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| Burgers |

Chef Nathan Tate Literally Has Beef with Hillside Tavern

The Tate Farms cheeseburger for $16EXPAND
The Tate Farms cheeseburger for $16
Nick Rallo

It was nearly 60 years ago when his grandfather established the family ranch. Chef Nathan Tate grew up on the farm, about 40 minutes outside Dallas in Rockwall County, and jetted after college. His brother Evan Tate runs the farm these days, and you can sample the flavors of the farm a couple of ways: Book a wedding, and for some extra dough, they’ll wheel in a mobile bar made out of a two-horse trailer. The other way is to grab a half-pound cheeseburger, right now, at Hillside Tavern.

The Hillside bar is open again, and one addition — for patio service or takeout — is chef Tate’s beef grind, pattied up by hand and griddled until it’s charred, from his own family’s cattle. Tate has always wanted to source from his childhood home.

“It just made sense to offer a product that I knew exactly where it came from, how it was raised and had a price without wild swings,” he says.

Those swings have, indeed, been dizzying: Beef costs have ticked upward since the pandemic carved through the country, and barbecue joints all over Texas are feeling the pains. Texas Monthly reported that pitmaster Aaron Franklin, the person who comes to Texans' minds anytime brisket is mentioned, is “struggling just to break even.”

At Hillside, their hostess sits at the stand out front with the ever-present baby blue mask wrapped around her ears. The takeout order is already there, and it’s handed over as quick as an envelope handed to Ray Liotta in a Scorcese film. Inside the Styrofoam is one of Dallas’ best new bacon cheeseburgers.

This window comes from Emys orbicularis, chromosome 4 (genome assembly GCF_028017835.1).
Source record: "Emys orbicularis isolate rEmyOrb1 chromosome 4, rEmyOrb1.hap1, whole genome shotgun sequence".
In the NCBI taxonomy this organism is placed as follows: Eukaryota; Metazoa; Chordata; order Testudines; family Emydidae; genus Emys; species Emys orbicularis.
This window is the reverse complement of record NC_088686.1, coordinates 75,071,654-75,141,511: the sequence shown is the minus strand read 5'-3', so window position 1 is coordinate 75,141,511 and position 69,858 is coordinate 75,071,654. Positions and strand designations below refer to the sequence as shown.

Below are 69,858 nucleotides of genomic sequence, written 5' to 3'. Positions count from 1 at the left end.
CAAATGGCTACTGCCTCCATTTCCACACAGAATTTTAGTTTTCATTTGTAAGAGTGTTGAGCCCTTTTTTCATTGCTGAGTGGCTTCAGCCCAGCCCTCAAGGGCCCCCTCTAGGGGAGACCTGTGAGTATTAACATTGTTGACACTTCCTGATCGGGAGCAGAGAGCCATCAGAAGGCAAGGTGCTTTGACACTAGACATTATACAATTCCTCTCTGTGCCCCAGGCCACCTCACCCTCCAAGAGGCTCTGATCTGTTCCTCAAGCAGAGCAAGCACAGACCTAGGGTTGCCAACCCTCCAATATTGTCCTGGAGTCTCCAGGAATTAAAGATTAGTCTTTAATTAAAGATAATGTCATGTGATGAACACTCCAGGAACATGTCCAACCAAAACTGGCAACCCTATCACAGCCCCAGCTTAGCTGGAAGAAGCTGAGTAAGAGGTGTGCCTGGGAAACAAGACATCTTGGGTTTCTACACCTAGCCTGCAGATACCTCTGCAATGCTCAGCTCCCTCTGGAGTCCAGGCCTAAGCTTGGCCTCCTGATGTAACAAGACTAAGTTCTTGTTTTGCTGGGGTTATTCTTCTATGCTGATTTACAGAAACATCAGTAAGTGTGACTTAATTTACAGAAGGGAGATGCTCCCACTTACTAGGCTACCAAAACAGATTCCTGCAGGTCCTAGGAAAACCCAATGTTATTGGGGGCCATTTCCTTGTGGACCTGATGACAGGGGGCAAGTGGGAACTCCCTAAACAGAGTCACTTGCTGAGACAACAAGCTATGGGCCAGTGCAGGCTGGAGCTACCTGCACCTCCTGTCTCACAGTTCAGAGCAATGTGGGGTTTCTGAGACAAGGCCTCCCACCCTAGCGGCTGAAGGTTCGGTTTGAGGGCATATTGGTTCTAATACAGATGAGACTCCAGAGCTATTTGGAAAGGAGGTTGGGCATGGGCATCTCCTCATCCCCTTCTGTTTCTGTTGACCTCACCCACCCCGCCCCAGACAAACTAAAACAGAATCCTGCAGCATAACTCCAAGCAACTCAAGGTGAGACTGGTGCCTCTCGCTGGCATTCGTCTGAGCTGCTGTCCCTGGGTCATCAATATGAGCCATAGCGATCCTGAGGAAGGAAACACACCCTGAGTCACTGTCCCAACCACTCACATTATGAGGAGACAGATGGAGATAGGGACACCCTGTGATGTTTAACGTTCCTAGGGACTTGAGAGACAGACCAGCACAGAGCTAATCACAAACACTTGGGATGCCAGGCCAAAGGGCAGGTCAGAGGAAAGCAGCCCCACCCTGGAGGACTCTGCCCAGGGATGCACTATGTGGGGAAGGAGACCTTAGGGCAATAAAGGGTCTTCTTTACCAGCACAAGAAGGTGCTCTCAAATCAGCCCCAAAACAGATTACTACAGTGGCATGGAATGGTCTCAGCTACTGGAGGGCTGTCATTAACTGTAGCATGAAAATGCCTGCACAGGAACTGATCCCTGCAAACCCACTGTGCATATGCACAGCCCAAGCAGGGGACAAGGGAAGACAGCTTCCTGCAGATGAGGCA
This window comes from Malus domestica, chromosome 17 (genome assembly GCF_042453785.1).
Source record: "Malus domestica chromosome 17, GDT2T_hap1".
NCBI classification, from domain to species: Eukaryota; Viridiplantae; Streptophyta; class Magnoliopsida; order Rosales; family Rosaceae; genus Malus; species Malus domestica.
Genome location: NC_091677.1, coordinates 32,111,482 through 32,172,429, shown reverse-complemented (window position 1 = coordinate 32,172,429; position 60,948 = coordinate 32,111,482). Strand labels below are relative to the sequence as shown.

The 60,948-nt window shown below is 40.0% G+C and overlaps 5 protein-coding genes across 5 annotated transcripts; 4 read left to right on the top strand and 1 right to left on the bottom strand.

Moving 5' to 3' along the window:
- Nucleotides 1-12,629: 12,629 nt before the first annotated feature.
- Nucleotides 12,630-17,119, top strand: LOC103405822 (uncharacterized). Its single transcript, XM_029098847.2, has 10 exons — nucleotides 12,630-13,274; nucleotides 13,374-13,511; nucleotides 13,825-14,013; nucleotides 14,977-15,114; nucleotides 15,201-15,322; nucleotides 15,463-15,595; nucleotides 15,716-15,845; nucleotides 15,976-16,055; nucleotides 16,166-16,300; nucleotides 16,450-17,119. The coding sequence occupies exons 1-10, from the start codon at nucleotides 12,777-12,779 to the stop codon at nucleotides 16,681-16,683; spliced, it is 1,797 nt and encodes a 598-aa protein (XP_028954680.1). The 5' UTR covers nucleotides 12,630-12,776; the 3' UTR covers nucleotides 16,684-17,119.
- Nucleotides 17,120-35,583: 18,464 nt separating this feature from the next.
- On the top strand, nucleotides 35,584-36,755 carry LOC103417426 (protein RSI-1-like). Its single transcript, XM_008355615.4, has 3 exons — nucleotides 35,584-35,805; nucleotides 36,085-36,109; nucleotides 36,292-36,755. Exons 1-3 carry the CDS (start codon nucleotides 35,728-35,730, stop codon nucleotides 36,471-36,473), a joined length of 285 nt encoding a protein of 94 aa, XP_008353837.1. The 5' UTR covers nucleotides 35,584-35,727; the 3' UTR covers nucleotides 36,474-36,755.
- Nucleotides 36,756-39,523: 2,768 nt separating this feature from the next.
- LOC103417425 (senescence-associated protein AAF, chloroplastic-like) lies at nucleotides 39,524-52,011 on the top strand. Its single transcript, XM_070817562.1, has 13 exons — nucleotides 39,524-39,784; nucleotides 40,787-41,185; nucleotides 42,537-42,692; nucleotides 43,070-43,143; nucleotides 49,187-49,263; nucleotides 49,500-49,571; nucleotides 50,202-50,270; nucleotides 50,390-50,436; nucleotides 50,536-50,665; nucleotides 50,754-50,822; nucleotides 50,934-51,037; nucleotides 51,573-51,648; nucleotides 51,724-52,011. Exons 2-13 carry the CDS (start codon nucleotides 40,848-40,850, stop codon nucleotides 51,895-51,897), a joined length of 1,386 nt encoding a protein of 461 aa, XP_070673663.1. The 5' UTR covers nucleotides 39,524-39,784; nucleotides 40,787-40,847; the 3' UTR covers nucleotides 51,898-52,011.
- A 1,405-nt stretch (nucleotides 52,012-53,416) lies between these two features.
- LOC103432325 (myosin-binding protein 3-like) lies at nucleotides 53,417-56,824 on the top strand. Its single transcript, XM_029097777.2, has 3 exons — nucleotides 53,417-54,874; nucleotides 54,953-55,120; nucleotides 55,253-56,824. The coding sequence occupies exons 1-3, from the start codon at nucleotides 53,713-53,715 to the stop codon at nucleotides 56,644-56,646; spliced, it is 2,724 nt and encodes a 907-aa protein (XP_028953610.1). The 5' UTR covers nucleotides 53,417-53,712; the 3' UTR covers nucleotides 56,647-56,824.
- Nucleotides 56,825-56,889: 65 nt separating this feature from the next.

It’s a brawny half-pounder, a seared table thumper with the weight and thickness of a coffee table book. Tate’s beef is rosy-centered and coated in a salty-sweet seasoning. Juices glimmer over the cap of sear. Smoked cheddar wraps itself over the patty. And it gets tomato, chopped onion, pickles and two stupendous planks of bacon. You’ll taste pepper and beef and smoke.

It took time for Hillside Tavern to figure out what to do next. Late in March, quarantine kits were available from a some of the restaurants in their network — Rapscallion offered brined chickens, butter and eggs, and Veritas Wine Room had themed baskets — and then they vanished.

“It was a confusing period,” partner Brooks Anderson says. “We’re just trying to figure out how to get going.”

Soon they plan on giving curbside kits another go — almost ready-meal stuff, like burger kits with customizable sides.

“You won’t have to buy 40 slices of cheese,” Anderson says.

These are the days of the “pivot,” and owners and chefs are honing their to-go skills. Tate’s learned which vegetables to separate from what proteins and factored in the extra cooking time your food gets as it travels. In the most troublesome times, maybe you just need a hamburger from home — even if it’s not your home.

Hillside Tavern is open for takeout and patio seating, 6465 E. Mockingbird Lane, Suite 386 (Hillside).

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